The Energiewende is running up against its limits

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Prunerov coal power plant North Bohemia Czech Republic (photo Vaclav Vasku)

Prunerov coal power plant North Bohemia Czech Republic (photo Vaclav Vasku)

German transmission system operator Tennet recently announced an 80% increase in its transmission fees because of the high construction costs of new power lines to accommodate renewable energy. A study of the Düsseldorf Institute for Competition Economics found that by 2025 costs of the Energiewende could exceed €25,000 for an average four-person household. Jeffrey Michel concludes that the Energiewende is running up against its limits – but may be saved by imported coal power from Central Europe.

Germany’s decision in 2011 to abandon nuclear power meant replacing 22% of the country’s electricity supplies by the end of 2022. With nine reactors since retired, that figure has dropped to 14%. Five of the remaining eight plants with a combined net capacity of 6.7 GW are located in southern Germany. New centralized gas power stations could replace some of that generation. The remainder must be superseded by local combined heat-and-power (CHP) plants, reduced demand, imported electricity, and renewable energy technologies.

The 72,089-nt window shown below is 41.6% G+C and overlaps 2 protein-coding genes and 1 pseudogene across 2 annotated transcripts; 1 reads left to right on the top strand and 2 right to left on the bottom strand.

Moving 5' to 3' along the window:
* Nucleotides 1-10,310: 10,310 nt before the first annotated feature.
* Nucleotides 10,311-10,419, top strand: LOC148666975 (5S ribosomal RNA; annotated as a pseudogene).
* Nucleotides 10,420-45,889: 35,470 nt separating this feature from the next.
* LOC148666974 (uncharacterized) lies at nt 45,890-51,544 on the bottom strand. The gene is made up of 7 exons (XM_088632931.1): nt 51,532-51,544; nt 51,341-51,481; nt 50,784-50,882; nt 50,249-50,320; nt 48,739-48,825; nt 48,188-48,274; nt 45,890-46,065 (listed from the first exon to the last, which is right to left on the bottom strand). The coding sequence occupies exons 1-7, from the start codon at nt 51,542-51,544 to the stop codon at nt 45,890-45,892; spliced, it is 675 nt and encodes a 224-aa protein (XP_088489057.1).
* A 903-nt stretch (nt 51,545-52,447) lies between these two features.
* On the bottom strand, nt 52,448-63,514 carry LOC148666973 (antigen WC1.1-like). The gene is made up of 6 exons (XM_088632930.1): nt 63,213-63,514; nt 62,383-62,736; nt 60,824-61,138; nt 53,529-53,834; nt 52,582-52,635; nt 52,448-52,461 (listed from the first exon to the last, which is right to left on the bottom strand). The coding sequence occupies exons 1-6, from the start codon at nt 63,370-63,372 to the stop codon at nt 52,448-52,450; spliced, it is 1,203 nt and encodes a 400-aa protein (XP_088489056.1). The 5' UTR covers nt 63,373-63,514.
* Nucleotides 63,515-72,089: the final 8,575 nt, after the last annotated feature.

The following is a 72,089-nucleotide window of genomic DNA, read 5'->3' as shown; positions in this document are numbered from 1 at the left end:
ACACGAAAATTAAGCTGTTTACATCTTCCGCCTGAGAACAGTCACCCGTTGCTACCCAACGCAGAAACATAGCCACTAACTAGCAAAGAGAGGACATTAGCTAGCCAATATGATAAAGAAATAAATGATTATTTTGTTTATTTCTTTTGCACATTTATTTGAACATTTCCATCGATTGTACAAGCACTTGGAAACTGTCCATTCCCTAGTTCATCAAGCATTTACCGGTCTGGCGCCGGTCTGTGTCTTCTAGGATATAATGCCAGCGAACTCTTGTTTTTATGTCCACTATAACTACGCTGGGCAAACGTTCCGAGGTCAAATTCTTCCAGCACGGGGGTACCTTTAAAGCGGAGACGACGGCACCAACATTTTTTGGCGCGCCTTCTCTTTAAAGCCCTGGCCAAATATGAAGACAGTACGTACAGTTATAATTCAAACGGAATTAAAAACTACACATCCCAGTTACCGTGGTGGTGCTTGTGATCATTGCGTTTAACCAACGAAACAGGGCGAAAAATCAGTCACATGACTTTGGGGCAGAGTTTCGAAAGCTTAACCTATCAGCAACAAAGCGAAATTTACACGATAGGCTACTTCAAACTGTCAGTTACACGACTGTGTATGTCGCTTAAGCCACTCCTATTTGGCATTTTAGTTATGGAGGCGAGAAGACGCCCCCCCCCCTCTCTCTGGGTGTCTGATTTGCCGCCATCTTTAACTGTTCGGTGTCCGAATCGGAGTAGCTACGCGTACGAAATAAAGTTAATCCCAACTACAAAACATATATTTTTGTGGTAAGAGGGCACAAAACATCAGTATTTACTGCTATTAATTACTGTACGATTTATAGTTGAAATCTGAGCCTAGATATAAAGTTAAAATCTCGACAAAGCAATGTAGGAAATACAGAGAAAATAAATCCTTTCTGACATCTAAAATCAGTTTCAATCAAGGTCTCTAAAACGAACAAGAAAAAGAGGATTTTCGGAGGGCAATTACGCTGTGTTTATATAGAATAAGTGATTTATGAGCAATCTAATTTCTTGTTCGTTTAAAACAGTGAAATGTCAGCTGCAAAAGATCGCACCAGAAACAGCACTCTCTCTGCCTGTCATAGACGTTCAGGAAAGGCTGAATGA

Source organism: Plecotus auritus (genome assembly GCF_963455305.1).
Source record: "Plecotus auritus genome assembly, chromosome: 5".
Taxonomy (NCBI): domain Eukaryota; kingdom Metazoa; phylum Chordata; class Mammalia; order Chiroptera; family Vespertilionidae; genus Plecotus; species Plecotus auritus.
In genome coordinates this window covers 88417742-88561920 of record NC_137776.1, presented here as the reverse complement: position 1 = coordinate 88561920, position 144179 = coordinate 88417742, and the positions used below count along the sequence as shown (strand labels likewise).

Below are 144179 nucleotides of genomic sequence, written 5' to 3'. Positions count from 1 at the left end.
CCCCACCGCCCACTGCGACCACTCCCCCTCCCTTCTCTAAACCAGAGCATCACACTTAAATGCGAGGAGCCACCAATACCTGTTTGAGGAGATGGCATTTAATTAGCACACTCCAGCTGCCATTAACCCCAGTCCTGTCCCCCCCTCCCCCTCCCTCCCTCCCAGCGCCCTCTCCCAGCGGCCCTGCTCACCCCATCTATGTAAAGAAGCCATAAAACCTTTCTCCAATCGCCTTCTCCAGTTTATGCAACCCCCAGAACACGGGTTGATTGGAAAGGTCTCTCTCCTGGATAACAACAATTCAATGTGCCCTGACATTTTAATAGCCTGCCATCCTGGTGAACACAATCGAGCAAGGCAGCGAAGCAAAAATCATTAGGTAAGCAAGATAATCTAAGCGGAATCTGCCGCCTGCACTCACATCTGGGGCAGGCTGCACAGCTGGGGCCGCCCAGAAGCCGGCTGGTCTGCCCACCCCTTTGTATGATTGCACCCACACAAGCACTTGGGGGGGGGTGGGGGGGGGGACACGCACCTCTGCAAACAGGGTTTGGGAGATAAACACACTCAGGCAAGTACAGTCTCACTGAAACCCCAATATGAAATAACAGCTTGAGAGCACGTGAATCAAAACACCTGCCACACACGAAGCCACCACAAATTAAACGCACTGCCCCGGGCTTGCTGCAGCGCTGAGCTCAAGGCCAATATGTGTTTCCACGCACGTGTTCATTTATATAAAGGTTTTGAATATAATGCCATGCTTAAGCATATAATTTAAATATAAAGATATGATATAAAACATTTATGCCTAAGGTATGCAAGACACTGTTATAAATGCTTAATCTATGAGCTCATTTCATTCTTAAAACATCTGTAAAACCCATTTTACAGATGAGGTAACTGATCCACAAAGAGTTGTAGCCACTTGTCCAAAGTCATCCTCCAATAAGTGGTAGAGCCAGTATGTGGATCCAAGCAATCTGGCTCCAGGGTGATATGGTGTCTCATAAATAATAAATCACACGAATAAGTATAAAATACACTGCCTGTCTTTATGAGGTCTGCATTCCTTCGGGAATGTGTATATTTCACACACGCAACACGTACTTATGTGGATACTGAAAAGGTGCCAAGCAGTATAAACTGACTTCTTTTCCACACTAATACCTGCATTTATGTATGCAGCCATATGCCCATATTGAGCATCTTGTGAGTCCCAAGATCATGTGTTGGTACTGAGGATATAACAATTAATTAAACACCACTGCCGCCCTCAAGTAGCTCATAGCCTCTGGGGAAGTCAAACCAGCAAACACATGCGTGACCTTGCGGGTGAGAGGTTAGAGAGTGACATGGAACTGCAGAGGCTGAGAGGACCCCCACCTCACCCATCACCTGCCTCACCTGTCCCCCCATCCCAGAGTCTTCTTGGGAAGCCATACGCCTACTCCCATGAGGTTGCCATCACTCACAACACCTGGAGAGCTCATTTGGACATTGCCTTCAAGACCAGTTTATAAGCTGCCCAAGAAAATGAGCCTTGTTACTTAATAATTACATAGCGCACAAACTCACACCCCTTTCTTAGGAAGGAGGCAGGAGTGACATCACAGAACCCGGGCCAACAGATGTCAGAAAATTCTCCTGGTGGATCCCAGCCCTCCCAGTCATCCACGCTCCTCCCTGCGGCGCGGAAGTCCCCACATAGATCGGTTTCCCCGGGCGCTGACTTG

The conditions for non-fossil power generation in Germany’s southern states are far from ideal, however. Solar power potential is limited with only 955 full-load hours of irradiation per year in Bavaria. The scarcity of historic windmills testifies to air currents too weak even to grind grain. Germany’s premier industrial region must therefore be re-energized by other means.

Storage could be a solution, but battery banks for storing solar energy are only gradually being deployed, while hydroelectric pumped storage plants of up to 1,060 MW have become unprofitable due to depressed power trading prices. Cross-country transmission from large-scale photovoltaic and wind farms throughout Germany is therefore essential for filling the nuclear gap. However, the wide-ranging renewable power installations in north and eastern rural regions often generate excessive amounts of electricity simultaneously, necessitating expensive grid intervention measures.

Overhead power lines

Despite the impending need to supersede nuclear generation, transmission corridors from the North Sea to near Munich and Stuttgart are beset by planning delays. Overhead power lines are opposed by many for aesthetic and touristic reasons. Some people fear health detriments from electromagnetic radiation.